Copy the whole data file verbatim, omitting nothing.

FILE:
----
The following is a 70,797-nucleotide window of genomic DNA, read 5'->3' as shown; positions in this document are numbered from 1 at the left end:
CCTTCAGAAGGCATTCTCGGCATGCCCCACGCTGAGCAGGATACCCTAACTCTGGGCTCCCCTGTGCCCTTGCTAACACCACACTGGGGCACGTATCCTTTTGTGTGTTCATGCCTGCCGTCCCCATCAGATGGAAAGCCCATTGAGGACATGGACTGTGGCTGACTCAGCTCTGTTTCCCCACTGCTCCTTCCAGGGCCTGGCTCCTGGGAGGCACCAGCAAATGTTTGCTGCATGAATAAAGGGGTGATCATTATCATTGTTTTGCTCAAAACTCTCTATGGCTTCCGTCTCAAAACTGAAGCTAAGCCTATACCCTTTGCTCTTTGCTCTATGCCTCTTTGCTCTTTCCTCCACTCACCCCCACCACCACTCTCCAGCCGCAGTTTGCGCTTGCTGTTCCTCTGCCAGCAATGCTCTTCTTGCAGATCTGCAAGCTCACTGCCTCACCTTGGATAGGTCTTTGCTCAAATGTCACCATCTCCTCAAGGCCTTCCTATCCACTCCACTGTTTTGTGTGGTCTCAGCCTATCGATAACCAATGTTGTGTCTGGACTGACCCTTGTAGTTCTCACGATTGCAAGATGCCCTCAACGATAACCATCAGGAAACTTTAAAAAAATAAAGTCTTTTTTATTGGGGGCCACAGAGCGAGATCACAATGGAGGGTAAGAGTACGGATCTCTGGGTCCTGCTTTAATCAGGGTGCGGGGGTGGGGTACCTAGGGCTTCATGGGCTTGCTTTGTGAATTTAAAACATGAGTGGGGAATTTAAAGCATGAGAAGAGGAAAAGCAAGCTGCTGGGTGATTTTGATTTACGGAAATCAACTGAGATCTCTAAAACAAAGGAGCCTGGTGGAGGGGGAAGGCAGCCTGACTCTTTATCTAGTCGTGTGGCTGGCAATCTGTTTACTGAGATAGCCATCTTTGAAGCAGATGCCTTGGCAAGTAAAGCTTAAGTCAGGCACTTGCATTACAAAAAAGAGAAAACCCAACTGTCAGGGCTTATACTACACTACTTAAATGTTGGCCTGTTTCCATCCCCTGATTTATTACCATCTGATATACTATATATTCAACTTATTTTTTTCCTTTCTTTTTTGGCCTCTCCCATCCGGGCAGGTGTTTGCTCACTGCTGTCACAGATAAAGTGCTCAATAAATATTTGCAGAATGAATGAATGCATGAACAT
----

The following is a 70,797-nucleotide window of genomic DNA, read 5'->3' as shown; positions in this document are numbered from 1 at the left end:
CCTTCAGAAGGCATTCTCGGCATGCCCCACGCTGAGCAGGATACCCTAACTCTGGGCTCCCCTGTGCCCTTGCTAACACCACACTGGGGCACGTATCCTTTTGTGTGTTCATGCCTGCCGTCCCCATCAGATGGAAAGCCCATTGAGGACATGGACTGTGGCTGACTCAGCTCTGTTTCCCCACTGCTCCTTCCAGGGCCTGGCTCCTGGGAGGCACCAGCAAATGTTTGCTGCATGAATAAAGGGGTGATCATTATCATTGTTTTGCTCAAAACTCTCTATGGCTTCCGTCTCAAAACTGAAGCTAAGCCTATACCCTTTGCTCTTTGCTCTATGCCTCTTTGCTCTTTCCTCCACTCACCCCCACCACCACTCTCCAGCCGCAGTTTGCGCTTGCTGTTCCTCTGCCAGCAATGCTCTTCTTGCAGATCTGCAAGCTCACTGCCTCACCTTGGATAGGTCTTTGCTCAAATGTCACCATCTCCTCAAGGCCTTCCTATCCACTCCACTGTTTTGTGTGGTCTCAGCCTATCGATAACCAATGTTGTGTCTGGACTGACCCTTGTAGTTCTCACGATTGCAAGATGCCCTCAACGATAACCATCAGGAAACTTTAAAAAAATAAAGTCTTTTTTATTGGGGGCCACAGAGCGAGATCACAATGGAGGGTAAGAGTACGGATCTCTGGGTCCTGCTTTAATCAGGGTGCGGGGGTGGGGTACCTAGGGCTTCATGGGCTTGCTTTGTGAATTTAAAACATGAGTGGGGAATTTAAAGCATGAGAAGAGGAAAAGCAAGCTGCTGGGTGATTTTGATTTACGGAAATCAACTGAGATCTCTAAAACAAAGGAGCCTGGTGGAGGGGGAAGGCAGCCTGACTCTTTATCTAGTCGTGTGGCTGGCAATCTGTTTACTGAGATAGCCATCTTTGAAGCAGATGCCTTGGCAAGTAAAGCTTAAGTCAGGCACTTGCATTACAAAAAAGAGAAAACCCAACTGTCAGGGCTTATACTACACTACTTAAATGTTGGCCTGTTTCCATCCCCTGATTTATTACCATCTGATATACTATATATTCAACTTATTTTTTTCCTTTCTTTTTTGGCCTCTCCCATCCGGGCAGGTGTTTGCTCACTGCTGTCACAGATAAAGTGCTCAATAAATATTTGCAGAATGAATGAATGCATGAACAT